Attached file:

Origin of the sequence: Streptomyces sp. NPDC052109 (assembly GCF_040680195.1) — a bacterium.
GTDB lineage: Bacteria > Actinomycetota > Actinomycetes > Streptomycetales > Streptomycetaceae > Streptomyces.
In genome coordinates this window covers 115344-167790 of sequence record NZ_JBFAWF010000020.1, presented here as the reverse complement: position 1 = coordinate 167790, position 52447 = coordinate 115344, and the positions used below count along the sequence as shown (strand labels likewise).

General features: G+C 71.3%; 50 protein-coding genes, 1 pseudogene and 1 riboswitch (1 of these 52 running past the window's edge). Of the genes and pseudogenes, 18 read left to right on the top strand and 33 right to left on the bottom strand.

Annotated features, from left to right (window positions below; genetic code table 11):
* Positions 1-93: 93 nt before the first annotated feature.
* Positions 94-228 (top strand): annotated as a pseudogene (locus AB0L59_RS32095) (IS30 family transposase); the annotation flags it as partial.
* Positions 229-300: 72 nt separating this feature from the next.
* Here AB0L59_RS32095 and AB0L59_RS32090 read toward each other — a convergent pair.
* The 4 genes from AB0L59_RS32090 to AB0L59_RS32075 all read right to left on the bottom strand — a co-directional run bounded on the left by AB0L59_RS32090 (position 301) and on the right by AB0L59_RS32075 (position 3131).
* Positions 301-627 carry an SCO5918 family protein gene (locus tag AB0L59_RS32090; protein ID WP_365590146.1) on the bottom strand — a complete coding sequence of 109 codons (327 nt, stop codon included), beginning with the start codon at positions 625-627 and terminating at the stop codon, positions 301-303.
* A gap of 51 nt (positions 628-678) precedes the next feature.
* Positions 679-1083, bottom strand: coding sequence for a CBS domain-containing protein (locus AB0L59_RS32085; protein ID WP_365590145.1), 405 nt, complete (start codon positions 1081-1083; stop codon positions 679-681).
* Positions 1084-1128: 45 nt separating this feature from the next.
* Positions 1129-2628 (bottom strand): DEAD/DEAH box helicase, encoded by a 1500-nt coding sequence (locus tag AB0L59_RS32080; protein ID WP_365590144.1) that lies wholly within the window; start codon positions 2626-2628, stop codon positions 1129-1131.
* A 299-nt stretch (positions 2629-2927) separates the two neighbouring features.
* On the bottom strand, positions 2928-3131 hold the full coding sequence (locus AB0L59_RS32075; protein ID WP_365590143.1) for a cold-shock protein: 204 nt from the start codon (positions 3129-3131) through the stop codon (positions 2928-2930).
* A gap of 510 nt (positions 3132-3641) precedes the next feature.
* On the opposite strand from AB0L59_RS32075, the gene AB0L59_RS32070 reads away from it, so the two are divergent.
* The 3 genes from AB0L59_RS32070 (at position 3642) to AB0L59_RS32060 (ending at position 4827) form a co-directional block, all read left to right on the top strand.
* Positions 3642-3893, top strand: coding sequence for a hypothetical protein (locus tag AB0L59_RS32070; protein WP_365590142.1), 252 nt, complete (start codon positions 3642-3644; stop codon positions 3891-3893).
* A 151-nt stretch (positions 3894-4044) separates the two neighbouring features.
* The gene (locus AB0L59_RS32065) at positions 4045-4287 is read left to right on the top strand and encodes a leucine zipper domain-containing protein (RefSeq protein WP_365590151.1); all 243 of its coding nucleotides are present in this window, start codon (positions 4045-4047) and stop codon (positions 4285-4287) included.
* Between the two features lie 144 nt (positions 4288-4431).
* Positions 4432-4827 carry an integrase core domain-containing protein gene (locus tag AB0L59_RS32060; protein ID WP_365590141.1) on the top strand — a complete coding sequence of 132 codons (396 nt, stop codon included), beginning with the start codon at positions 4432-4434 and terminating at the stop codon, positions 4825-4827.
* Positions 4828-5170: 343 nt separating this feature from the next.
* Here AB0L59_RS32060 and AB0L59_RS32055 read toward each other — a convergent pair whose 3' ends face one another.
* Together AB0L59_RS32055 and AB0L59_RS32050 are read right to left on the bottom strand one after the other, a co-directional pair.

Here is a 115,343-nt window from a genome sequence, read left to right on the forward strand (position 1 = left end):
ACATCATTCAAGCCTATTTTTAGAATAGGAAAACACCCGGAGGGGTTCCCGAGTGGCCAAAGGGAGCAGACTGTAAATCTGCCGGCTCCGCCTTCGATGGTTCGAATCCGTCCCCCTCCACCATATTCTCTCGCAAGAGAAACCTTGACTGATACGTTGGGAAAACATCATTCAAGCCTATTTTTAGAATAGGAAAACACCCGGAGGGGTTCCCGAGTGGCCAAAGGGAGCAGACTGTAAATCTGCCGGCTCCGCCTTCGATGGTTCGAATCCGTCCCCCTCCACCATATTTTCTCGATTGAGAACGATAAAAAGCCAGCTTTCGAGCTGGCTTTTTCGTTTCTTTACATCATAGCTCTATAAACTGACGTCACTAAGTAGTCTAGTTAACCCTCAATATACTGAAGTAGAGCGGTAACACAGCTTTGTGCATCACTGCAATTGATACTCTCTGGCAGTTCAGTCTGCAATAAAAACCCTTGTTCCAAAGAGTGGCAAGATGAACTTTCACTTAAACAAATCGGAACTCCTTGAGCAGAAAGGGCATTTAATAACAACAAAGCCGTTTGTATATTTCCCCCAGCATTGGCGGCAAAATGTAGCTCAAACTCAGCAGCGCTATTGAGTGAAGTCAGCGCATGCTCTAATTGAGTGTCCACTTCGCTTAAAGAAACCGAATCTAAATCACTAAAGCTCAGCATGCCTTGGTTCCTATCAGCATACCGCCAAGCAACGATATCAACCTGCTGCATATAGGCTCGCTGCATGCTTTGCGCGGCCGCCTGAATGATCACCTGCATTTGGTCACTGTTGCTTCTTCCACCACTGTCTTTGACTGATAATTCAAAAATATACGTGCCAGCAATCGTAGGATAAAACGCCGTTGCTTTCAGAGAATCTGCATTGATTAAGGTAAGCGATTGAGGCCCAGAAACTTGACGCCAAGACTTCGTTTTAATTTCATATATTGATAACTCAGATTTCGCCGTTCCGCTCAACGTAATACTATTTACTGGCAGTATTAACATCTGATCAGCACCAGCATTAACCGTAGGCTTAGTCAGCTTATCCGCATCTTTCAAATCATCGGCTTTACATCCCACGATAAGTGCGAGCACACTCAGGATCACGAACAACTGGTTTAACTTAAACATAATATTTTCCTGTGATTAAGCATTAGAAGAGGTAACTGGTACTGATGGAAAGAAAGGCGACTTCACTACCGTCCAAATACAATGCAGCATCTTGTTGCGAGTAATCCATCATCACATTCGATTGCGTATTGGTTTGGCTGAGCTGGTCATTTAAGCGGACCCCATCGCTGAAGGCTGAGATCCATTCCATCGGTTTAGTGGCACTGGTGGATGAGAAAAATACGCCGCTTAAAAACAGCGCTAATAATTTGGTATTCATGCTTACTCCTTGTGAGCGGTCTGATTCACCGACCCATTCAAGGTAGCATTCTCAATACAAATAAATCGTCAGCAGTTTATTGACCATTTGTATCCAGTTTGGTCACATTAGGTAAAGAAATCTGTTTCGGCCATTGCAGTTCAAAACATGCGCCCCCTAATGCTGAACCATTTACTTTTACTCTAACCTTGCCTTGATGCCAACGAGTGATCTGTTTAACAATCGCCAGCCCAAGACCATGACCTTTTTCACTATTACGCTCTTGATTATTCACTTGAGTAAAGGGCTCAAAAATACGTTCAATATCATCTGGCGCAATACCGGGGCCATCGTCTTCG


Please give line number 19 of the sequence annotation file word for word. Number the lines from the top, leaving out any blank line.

* On the opposite strand from AB0L59_RS32075, the gene AB0L59_RS32070 reads away from it, so the two are divergent.